TedThu, May 1, 08 at 09:55 AM Come on Vancouver Sun quit cheerleading for the real estate industry! jesseFri, May 2, 08 at 04:47 PM I have a critique with #3: the statement "Real estate prices in Greater Vancouver can't keep going up, they're too high already." is a weasel statement. Saying "can't" is saying that something is 100% certain. The real crux of the statement should be around whether prices are LIKELY to go up or down from here, not whether they absolutely cannot. If you look at almost ALL indicators -- poor affordability, record low rental yields, relatively low population growth (yes), anaemic wage growth, historically low unemployment that has nowhere to go but up, rising for sale inventories, and historically loose credit that is unlikely to continue, to name a few -- they all point to either prices needing to come down significantly or wages needing to rise significantly in order for the market to balance itself. Check with your boss to see the chance of the wage growth thing working out and draw your own conclusions. PS editor: thanks for re-instating the comments. stellaFri, May 2, 08 at 07:09 PM You are smoking some major fantastic weed if you think this market is going any higher.....you might want to cut your losses and find a new job now...this correction could ultimately end up being -40% and could play out over 5-7 years....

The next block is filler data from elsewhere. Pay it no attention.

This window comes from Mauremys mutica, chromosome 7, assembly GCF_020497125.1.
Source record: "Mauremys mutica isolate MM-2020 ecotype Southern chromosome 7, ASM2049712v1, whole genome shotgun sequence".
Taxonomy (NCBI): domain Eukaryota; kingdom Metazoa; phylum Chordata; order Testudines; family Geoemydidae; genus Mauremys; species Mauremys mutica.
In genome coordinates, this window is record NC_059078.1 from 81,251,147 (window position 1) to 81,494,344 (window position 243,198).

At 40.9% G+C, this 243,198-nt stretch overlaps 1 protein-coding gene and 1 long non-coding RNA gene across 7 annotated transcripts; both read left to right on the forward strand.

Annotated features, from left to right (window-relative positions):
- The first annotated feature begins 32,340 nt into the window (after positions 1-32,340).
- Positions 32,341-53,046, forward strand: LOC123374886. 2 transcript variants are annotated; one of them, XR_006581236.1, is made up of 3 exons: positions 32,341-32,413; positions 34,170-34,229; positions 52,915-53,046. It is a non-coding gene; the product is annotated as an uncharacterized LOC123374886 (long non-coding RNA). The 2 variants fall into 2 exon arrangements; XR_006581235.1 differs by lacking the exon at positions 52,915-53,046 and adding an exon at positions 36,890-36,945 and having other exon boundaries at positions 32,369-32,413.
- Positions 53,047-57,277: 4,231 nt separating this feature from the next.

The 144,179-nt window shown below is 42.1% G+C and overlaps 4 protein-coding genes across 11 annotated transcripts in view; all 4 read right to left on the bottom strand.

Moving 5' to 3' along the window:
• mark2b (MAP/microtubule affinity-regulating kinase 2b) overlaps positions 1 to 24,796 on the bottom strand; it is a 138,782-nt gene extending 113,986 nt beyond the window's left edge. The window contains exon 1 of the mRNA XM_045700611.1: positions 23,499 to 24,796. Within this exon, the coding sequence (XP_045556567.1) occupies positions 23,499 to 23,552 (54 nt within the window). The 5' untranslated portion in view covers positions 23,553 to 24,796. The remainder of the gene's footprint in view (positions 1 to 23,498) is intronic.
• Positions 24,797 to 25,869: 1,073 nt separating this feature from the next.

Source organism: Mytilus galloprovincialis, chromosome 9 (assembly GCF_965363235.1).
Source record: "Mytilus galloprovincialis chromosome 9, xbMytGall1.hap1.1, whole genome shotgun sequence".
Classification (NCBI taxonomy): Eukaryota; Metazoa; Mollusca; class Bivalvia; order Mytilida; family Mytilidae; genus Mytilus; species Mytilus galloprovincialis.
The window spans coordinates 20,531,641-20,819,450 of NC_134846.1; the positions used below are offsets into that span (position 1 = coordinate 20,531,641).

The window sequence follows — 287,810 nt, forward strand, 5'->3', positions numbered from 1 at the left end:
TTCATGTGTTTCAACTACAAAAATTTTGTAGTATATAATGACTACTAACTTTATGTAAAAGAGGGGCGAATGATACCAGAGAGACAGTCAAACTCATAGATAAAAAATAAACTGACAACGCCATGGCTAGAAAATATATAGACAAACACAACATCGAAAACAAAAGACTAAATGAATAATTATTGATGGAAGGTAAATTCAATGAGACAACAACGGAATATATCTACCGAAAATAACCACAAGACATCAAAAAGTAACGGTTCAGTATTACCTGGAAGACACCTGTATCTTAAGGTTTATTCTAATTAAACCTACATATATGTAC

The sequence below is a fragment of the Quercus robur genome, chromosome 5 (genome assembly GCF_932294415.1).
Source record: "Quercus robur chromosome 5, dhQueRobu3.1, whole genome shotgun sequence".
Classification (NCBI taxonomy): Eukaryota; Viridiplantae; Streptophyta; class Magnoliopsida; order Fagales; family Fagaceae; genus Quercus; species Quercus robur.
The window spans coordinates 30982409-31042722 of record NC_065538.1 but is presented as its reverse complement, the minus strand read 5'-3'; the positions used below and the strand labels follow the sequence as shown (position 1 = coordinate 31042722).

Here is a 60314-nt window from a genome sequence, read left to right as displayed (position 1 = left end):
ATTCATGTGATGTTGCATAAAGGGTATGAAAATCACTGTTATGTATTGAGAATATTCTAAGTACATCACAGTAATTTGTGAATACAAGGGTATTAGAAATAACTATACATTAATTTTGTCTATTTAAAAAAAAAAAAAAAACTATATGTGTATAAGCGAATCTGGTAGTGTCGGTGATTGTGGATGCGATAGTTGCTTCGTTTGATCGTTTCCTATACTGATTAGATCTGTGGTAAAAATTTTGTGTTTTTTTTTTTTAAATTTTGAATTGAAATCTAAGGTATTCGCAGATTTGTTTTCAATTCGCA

Maurice CardinalFri, May 2, 08 at 07:45 PM Kirl LaPointe, editor of The Vancouver Sun has a blog, and on it he recently asked how newspapers could create better blogs. The comments on that blog reflect the comments on this blog and in a sense answer why the real estate market in Vancouver is so insane. You can read them here http://www.themediamanager.com/3/post/2008/04/how-can-newspapers-create-better-blogs.html#comments

alexcanuckFri, May 2, 08 at 08:30 PM Looking forward to the rebuttal article tomorrow. (not holding my breath, though)

Mike WesleyFri, May 2, 08 at 10:10 PM The Vancouver real estate market has performed exceptionally well over the last few years, creating a lot of wealth for many people. There is not doubt that values are high compared to any other city in Canada and most in North America. Naysayers have been calling for the demise of the Vancouver real estate market for the last 7 years, so what makes you so sure that the big correction is now imminent this time around? And yes, the article in the Sun was not very well researched, but I bet they sold a lot of papers that day.